Hero Electric Puts On Hold Investment Of Up To Rs 700 Crore For A Year
Electric two-wheeler maker Hero Electric has put on hold investment of up to Rs 700 crore for a year as FAME II, a scheme aimed at promoting electric vehicles in India, has failed to deliver, a top company official has said.
Calling for a complete revamp of the policy, the company wants the government to include low-speed electric two-wheelers for subsidy, arguing that for mass adoption of electric vehicles in India these cost effective vehicles are critical.
"From an industry standpoint, there was a certain trajectory which was going on when we had FAME I. With the coming in of FAME II, whatever be the logic and reason, the manner in which FAME II was introduced, the whole industry took a downturn and now the industry is recovering from that," Naveen Munjal, managing director at Hero Electric, told the Press Trust of India.
According to Society of Manufacturers of Electric Vehicles, sales of FAME II-qualified electric two-wheelers in April-December 2019 stood at 3,000 units as against 48,671 units in the year-ago period when FAME I was in place. That a decline of 93.84 percent year-on-year.
Under FAME I, electric two-wheelers with top speed of up to 25 km/hour had qualified for incentives of up to Rs 17,000. The incentives high speed elecric two-wheelers stood at Rs 22,000.
However, under FAME II, which came into effect on April 1, 2019, electric two-wheelers are mandated to have a minimum range of 80 km per charge and minimum top speed of 40 kmph to qualify for an incentive of Rs 20,000.
Ratings agency Crisil Ltd. had predicted that more than 95 percent of the electric two-wheeler models produced earlier would not be eligible for incentives under FAME-II.
When asked about the impact of FAME-II on the company's future investments, Munjal said, "We had to push back the plans. Fundraise has been pushed back to next year, so are the investments."
Earlier in August 2019, the company had said it was looking to invest around Rs 700 crore in the next three years to ramp up production capacity of its electric scooters to 500,000 units annually from about 100,000 units. It was looking to raise fund for the same by roping external investors.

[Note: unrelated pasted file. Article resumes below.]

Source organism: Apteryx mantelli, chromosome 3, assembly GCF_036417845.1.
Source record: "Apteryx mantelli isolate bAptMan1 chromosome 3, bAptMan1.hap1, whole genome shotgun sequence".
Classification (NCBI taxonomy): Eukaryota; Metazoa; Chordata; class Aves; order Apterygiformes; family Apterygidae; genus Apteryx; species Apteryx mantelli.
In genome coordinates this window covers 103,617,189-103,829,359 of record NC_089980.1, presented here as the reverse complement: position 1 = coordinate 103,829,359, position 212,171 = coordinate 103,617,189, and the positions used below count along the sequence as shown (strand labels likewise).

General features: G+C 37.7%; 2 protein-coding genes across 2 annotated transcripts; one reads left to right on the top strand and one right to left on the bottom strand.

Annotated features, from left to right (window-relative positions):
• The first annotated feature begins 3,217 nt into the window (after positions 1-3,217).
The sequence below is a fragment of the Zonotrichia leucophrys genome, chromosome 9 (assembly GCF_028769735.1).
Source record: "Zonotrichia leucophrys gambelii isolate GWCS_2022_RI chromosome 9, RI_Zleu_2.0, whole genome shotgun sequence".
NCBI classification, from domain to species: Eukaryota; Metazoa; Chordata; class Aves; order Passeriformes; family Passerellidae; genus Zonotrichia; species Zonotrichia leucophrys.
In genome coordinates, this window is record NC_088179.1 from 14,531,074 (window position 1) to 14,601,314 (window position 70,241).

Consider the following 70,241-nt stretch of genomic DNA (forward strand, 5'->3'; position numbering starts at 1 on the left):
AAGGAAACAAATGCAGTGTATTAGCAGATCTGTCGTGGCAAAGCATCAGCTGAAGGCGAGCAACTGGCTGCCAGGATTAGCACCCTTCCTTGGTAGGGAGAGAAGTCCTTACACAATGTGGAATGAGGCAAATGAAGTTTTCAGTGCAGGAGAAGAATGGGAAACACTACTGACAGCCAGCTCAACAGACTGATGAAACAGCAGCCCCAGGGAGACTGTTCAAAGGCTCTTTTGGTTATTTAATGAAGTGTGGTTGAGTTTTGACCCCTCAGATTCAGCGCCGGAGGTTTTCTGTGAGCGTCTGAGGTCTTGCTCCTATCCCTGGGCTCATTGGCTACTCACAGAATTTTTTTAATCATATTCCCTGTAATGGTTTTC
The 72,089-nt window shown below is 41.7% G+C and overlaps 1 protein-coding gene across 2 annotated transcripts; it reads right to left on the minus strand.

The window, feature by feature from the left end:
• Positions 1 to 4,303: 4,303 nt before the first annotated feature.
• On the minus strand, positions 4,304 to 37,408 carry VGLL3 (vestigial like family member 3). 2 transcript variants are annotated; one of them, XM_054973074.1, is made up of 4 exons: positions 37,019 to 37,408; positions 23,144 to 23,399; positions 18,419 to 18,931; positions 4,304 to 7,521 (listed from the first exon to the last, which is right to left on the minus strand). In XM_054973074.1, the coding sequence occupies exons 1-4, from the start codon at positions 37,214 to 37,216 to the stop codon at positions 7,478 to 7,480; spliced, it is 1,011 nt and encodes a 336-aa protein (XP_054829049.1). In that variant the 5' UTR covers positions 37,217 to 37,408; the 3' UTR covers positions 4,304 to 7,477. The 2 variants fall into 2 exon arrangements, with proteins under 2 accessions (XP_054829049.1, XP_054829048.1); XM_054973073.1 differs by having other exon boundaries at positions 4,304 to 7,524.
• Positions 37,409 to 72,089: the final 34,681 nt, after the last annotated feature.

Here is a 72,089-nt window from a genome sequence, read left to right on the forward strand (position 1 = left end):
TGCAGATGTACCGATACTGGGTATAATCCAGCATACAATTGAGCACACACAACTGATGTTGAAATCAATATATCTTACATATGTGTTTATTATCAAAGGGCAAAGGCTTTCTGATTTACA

Munjal said the company lost four months in the beginning of the year on completely homologating products for FAME II.
"It has taken a lot of time. Technically, one year is almost wiped out from our balance sheet," Munjal said, adding it made no sense to go ahead with investments as the company had to first get the products out of the door.
He, however, said the company is now getting back on track and has started working on capacity increase, "which we should have done six months back".
Calling for a total re-look at FAME II, Munjal said, "FAME II has not delivered for sure. The policy has to be completely changed. If the industry has to pick up then it has to be from ground-up. What we have been saying is that it has to be the low-speed vehicles, which have to be targeted for masses."
Arguing that 95 percent of electric two-wheelers is low-speed in India, he said, "if you have to really make this industry work, you have to focus at the base of the pyramid and the base is the low-speed. Everything else can ride on top of it, we are not saying you dissuade others."
He cited examples of Europe, China, the U.S. and Japan, where low-speed electric two-wheelers are supported by the government for mass adoption.
"When we look at electric two-wheeler mobility around the world, it is all low-speed," Munjal said, adding efficiencies are at only a particular speed band in electric two-wheelers. High-speed EVs are expensive, thereby making it unsuitable for a "price sensitive" market like India.